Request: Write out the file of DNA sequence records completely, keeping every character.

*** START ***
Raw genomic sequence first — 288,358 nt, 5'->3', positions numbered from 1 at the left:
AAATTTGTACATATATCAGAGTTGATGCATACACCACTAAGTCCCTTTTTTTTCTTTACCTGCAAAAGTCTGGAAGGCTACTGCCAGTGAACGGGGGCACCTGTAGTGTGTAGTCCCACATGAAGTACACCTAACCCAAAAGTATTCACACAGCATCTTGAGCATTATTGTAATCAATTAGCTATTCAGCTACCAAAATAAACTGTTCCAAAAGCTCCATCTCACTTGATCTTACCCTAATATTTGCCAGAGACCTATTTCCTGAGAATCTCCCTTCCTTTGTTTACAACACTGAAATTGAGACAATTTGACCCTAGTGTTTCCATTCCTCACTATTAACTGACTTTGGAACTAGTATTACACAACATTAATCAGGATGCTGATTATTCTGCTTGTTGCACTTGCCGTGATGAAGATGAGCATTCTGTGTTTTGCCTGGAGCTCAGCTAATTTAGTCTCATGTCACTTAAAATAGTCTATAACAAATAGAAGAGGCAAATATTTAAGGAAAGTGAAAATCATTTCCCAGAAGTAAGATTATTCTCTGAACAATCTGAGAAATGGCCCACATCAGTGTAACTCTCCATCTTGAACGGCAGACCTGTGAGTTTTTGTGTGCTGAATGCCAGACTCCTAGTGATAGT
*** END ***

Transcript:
Raw genomic sequence first — 288,358 nt, 5'->3', positions numbered from 1 at the left:
AAATTTGTACATATATCAGAGTTGATGCATACACCACTAAGTCCCTTTTTTTTCTTTACCTGCAAAAGTCTGGAAGGCTACTGCCAGTGAACGGGGGCACCTGTAGTGTGTAGTCCCACATGAAGTACACCTAACCCAAAAGTATTCACACAGCATCTTGAGCATTATTGTAATCAATTAGCTATTCAGCTACCAAAATAAACTGTTCCAAAAGCTCCATCTCACTTGATCTTACCCTAATATTTGCCAGAGACCTATTTCCTGAGAATCTCCCTTCCTTTGTTTACAACACTGAAATTGAGACAATTTGACCCTAGTGTTTCCATTCCTCACTATTAACTGACTTTGGAACTAGTATTACACAACATTAATCAGGATGCTGATTATTCTGCTTGTTGCACTTGCCGTGATGAAGATGAGCATTCTGTGTTTTGCCTGGAGCTCAGCTAATTTAGTCTCATGTCACTTAAAATAGTCTATAACAAATAGAAGAGGCAAATATTTAAGGAAAGTGAAAATCATTTCCCAGAAGTAAGATTATTCTCTGAACAATCTGAGAAATGGCCCACATCAGTGTAACTCTCCATCTTGAACGGCAGACCTGTGAGTTTTTGTGTGCTGAATGCCAGACTCCTAGTGATAGT